|Google Analytics & AdSense - Is it possible?|
I want to set up AdSense as a "goal"
| 5:52 am on Nov 21, 2005 (gmt 0)|
So I signed up for Google Analytics and I have even seen a few stats come through (just one update in 3 days, but hey, better than nothing). It looks pretty cool.
Now most of my site's revenue comes from AdSense clicks. Anyone know if it is possible to somehow have urchin/analytics track my AdSense conversions? I want to set up a "goal" where an AdSense click counts as a "conversion" on my site. I'd put my average EPC in as the value of the conversion... even better, if somehow Google could look up and use the real value, which somewhere in Google they obviously do know... but that is probably just wishful thinking.
Right now if a user "bounces" off my site they are treated the same way in the stats no matter whether they left via AdSense or whether they just hit the back button. I need to know...
It's important for me to know which of my marketing efforts produce users who click on AdSense ads, and which produce users who just read the content but don't click the ads... it's only worth my *paying* for the users who click ads. I don't mind having the others on my site, but I sure don't want to spend money getting them!
Right now I have my own tracking via some JS that detects *some* AdSense clicks, but not all. I have some scripts that eat my log files and report things like which referrers/search-terms resulted in what % of the ad clicks and such. It seems to me that Google, being Big Brother here, ought to be able to do a much better job of this than my crappy scripts do.
| 11:19 am on Nov 21, 2005 (gmt 0)|
I also wish this.
Clicks and conversions of my advertisers.
| 12:52 pm on Nov 21, 2005 (gmt 0)|
This could be exactly the reason Adsense no longer works in IFrames.
| 1:49 pm on Nov 21, 2005 (gmt 0)|
This is a link to a blog with your answer, but I will break the link, he has code and instructions on how to set it up.
digital point DOT com/~shawn/2005/11/track-adsense-clicks-with-google-analytics.html
| 2:44 pm on Nov 21, 2005 (gmt 0)|
Wouldn't this be a huge red flag to Google that your site is MFA if your only goal is adsense clicks?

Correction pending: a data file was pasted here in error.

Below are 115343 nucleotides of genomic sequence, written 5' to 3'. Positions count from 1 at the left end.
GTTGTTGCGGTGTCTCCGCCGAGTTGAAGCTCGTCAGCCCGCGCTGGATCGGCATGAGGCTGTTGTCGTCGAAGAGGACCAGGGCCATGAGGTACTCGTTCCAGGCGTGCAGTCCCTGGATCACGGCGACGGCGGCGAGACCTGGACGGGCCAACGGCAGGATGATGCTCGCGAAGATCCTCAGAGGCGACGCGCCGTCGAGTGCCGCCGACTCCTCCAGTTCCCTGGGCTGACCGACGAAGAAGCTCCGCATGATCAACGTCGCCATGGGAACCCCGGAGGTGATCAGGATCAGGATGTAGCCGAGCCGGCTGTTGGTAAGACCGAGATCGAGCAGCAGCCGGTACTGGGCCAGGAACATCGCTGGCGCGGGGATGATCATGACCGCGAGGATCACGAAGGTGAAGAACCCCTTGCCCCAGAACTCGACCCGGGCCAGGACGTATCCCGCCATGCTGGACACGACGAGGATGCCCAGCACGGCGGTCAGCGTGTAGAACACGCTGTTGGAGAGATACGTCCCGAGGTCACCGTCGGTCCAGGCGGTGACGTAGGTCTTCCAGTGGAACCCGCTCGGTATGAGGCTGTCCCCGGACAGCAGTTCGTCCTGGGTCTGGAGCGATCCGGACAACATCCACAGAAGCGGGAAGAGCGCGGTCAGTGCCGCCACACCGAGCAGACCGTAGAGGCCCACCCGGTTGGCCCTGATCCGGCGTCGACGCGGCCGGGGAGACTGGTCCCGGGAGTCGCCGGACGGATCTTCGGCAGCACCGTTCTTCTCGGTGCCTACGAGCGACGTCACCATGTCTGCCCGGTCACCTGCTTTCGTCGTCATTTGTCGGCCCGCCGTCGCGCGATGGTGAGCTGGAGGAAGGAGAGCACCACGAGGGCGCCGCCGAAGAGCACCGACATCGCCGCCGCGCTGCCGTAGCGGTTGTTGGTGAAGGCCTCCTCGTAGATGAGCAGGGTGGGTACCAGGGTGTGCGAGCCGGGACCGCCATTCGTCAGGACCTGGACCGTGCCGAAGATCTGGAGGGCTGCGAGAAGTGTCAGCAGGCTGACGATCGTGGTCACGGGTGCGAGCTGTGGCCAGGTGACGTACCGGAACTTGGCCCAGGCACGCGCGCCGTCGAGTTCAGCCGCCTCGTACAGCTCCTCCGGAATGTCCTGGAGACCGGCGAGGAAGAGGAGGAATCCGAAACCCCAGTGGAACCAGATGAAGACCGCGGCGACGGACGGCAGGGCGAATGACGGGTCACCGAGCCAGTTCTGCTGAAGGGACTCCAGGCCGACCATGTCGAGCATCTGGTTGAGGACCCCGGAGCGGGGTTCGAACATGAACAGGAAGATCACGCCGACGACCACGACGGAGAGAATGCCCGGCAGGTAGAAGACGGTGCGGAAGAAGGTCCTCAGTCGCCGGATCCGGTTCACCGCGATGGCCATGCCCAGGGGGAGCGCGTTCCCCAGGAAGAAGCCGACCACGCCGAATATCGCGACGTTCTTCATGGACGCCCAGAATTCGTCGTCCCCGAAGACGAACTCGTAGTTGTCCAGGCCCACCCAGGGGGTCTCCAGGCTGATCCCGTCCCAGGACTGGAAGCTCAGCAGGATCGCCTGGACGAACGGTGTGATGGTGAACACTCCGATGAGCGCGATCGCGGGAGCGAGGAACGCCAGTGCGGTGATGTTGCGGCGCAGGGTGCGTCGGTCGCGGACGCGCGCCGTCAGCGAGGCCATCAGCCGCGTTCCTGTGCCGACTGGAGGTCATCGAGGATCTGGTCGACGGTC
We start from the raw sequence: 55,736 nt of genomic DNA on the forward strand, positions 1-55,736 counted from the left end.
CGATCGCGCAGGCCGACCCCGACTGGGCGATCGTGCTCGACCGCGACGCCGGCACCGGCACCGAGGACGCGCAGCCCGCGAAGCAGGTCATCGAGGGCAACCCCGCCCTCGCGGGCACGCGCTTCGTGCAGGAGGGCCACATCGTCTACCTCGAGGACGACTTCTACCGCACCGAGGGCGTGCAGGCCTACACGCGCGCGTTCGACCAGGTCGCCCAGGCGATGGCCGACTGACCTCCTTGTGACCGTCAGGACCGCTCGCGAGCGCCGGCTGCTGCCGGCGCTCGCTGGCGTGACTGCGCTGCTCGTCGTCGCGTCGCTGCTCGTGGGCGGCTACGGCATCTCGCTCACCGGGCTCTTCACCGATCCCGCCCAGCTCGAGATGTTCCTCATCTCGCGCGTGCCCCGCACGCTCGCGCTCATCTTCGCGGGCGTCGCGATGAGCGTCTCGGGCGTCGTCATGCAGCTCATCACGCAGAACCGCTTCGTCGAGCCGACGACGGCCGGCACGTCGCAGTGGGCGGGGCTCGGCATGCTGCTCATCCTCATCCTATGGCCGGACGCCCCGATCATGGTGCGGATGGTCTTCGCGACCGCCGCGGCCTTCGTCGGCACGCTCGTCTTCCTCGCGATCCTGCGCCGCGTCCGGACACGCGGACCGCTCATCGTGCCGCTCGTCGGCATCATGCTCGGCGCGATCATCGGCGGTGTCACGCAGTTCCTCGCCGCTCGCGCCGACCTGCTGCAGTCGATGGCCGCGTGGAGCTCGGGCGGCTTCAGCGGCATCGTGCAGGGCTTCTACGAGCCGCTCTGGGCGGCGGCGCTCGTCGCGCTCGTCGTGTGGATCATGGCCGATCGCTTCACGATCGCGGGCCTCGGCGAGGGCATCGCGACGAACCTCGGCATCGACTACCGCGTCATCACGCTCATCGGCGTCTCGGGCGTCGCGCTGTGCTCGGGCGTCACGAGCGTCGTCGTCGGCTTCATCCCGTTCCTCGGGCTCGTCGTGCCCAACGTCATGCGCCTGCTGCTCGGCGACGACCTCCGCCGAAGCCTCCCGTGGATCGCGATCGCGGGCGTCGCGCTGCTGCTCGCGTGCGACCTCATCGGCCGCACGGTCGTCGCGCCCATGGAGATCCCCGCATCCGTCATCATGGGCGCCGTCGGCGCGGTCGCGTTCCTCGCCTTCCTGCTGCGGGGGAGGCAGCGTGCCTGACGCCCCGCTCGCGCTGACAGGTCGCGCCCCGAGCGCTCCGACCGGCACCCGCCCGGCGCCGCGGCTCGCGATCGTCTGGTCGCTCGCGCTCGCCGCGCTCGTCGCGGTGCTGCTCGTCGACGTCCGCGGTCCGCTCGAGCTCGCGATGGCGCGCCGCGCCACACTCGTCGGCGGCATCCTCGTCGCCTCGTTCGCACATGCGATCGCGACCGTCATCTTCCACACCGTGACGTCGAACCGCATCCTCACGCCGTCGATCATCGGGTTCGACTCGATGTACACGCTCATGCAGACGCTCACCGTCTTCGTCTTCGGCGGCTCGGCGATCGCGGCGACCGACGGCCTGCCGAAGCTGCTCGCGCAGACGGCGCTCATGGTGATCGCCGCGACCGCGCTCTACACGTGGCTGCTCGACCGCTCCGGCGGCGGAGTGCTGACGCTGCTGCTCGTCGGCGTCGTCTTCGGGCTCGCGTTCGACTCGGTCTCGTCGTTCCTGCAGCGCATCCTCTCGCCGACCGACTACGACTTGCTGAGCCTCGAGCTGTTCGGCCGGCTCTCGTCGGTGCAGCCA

Even if I could do it, no way I would.
| 2:49 pm on Nov 21, 2005 (gmt 0)|
I think it is 100% okay to have a site that the 'sole purpose' is AdSense.
I mean, it simply means that AdSense is the only way you are making money with the site. It doesn't mean the site is not legitimate.
[edited by: tedster at 7:33 pm (utc) on Dec. 11, 2005]
[edit reason] remove extended signature [/edit]
| 4:34 pm on Nov 21, 2005 (gmt 0)|
Having a business model that relies on advertising for revenue does not make your site "made for adsense". Think about newspapers, or magazines, think about blogs, are they all made for adsense? Should none of those engage in PPC advertising because they rely on adsense for revenue?
My site fits into that category. I have tons of articles on a particular topic, relating to a large dollar purchasing decision that people typically spend significant time to research. My articles are fairly long, typically 800-1000 words. The site is the furthest thing from "made for adsense".
But the business model is entirely advertising. I don't sell anything. I simply run articles that help people reach a decision, and AdSense provides links to places they can go and buy, or continue researching. I generate good qualified clicks for my advertisers, and the ads are a useful service to my readers.
I *do* advertise my site, and spend money doing that, but clearly it is not financially sane for me to advertise to people who don't click ads. If someone who doesn't click ads finds my site--fine--but I don't want to spend PPC money to get those readers.
| 4:43 pm on Nov 21, 2005 (gmt 0)|
Just so my intentions are clear. I am not saying that any site that runs adsense as it's sole means of revenue generation is a MFA site.
I am just saying that if Google sees that the only goal you have targeted is clicking on the ads they may initially assume otherwise.
Some suggestions for other goals:
User bookmarks the site.
User uses "email this to a friend".
User registers at the site.
User submits contact form.
User visits more than "X" pages.
| 5:24 pm on Nov 21, 2005 (gmt 0)|
Yes, I'd love to do the "visits more than N pages" in GA, but I don't think that's possible...
If the only Goal (metric) they give us is a dubious/simplistic one, then that's what we'll track, I guess!
| 5:36 pm on Nov 21, 2005 (gmt 0)|
I currently track with a bunch of perl scripts that eat my log files. I do currently track "visits more than N" pages (N = 3), "bookmarks site", and a few other things like that. There is a VERY big difference between users who do those things, and users who click ads.
In particular, some sources seem to refer users that are very PPC oriented, and they click ads. Those are valuable places to advertise. Other places refer users who are not PPC oriented and those users tend NOT to click ads, even if they do visit pages, bookmark the site, etc.
Most importantly, there are some keywords that if I buy PPC ads for them, lots of users come and sign up, bookmark the site, etc., but do not click on any ads. I like having those users. I don't like incurring PPC charges to get them.
| 10:03 pm on Nov 21, 2005 (gmt 0)|
Yes, when I get a moment I should do some of that (Java) coding...
At the moment I do have a half-decent measure of stickiness, which I track as a conversion, and thus tune out the bungee visitors who are straight out again after the first page view with the cry: "WHO DID *YOUR* WEB DESIGN MISTER!" (Answer: me, and it shows!).